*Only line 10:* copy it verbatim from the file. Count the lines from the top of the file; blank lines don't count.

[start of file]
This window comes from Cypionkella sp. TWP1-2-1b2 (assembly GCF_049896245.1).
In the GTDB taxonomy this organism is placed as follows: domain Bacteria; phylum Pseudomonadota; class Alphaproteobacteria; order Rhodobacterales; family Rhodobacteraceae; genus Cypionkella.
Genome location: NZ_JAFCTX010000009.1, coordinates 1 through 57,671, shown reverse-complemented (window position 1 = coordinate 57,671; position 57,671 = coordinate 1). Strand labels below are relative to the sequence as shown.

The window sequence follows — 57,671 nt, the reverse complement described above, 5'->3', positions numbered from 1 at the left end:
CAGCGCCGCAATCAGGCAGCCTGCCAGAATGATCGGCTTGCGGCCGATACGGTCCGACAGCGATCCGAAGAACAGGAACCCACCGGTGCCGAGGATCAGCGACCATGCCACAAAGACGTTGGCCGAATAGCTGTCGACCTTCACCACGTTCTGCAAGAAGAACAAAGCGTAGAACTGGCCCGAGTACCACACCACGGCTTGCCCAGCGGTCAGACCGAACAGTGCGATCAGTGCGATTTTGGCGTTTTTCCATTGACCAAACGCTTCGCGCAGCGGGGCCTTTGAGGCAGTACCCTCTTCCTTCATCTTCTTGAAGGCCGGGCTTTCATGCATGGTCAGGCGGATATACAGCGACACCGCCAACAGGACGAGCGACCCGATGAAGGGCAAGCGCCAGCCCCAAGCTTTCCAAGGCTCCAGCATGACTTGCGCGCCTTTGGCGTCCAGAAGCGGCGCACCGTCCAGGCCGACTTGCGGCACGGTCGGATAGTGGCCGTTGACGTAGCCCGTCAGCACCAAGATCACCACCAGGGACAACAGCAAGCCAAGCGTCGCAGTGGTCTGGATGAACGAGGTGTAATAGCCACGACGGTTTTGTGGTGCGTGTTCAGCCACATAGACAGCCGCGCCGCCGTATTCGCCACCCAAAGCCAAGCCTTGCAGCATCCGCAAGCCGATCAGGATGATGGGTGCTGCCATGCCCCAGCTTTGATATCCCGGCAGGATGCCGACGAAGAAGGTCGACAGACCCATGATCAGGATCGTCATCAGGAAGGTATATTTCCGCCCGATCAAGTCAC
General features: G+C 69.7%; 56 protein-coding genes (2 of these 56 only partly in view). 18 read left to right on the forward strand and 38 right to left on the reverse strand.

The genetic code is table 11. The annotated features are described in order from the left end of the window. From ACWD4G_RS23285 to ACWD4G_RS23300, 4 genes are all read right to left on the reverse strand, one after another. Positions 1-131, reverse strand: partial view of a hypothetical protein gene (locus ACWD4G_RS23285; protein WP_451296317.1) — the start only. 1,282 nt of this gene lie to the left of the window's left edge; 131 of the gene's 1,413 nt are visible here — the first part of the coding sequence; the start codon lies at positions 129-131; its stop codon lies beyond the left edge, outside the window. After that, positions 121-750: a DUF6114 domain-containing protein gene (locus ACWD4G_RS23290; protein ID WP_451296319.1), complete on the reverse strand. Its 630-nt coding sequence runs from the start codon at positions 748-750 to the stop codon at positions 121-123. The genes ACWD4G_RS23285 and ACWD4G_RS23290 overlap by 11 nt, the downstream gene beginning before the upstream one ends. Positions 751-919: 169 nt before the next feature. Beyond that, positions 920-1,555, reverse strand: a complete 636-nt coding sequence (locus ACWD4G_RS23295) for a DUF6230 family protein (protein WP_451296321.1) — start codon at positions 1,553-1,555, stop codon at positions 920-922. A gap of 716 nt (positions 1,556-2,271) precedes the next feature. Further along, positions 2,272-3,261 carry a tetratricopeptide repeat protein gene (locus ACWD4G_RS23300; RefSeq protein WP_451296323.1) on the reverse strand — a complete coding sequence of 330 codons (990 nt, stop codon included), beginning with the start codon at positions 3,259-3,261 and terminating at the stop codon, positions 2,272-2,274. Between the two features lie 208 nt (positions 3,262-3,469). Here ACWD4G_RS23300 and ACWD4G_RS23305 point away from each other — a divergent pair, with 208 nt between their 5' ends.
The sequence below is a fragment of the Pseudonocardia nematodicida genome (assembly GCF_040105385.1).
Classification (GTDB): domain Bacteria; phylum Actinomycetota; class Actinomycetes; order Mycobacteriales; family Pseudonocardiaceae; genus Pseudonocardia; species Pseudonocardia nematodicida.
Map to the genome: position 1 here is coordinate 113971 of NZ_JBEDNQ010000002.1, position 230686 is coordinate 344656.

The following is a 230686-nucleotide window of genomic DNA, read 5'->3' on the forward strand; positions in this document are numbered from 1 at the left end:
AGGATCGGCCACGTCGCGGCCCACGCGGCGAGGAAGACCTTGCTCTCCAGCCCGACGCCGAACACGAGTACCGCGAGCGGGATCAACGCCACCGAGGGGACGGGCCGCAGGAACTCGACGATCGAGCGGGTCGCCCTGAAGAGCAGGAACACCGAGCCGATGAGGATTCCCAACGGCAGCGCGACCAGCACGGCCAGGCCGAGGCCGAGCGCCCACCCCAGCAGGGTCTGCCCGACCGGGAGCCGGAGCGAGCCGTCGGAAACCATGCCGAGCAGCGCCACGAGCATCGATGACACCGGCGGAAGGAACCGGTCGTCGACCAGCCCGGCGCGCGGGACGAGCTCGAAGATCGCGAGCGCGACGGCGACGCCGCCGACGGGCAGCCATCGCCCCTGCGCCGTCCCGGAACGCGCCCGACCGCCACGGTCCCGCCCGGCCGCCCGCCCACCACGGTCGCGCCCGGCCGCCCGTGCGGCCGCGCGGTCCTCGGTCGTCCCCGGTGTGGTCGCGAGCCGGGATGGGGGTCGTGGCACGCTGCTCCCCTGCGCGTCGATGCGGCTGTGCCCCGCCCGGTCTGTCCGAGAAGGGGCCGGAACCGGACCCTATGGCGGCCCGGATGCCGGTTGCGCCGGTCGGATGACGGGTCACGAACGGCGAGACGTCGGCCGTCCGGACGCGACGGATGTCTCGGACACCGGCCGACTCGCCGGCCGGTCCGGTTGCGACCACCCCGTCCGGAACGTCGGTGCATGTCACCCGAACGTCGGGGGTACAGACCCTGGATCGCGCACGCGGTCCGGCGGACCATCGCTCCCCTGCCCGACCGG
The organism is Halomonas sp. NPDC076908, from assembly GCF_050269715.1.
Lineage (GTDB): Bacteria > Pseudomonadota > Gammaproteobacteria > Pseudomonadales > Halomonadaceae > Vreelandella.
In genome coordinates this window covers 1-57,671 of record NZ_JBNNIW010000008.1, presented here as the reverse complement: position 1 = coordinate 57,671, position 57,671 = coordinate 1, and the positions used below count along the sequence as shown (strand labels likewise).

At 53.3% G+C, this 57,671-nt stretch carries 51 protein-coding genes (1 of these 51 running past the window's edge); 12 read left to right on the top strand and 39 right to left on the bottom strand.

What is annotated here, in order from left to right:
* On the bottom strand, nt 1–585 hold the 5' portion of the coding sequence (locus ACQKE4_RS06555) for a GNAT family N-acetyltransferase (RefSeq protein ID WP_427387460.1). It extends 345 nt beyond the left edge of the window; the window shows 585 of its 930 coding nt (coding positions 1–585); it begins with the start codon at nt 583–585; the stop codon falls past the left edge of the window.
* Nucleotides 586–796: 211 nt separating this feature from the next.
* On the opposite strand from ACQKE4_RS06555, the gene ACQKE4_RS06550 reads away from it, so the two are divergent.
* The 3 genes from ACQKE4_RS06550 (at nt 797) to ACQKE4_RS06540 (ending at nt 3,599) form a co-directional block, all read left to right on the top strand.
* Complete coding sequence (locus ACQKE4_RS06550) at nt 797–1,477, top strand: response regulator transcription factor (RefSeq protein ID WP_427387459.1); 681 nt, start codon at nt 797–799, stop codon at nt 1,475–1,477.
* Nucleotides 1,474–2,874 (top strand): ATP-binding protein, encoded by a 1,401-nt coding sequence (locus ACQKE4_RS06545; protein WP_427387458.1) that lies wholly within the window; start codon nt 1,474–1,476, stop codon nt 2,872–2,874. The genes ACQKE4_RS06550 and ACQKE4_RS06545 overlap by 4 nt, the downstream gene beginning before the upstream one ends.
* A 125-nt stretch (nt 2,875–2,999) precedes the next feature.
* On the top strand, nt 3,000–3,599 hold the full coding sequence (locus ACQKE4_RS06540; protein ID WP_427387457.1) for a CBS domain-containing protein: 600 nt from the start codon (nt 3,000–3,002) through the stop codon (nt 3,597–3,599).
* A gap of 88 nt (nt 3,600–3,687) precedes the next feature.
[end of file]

Map to the genome: position 1 here is coordinate 113971 of NZ_JBEDNQ010000002.1, position 230686 is coordinate 344656.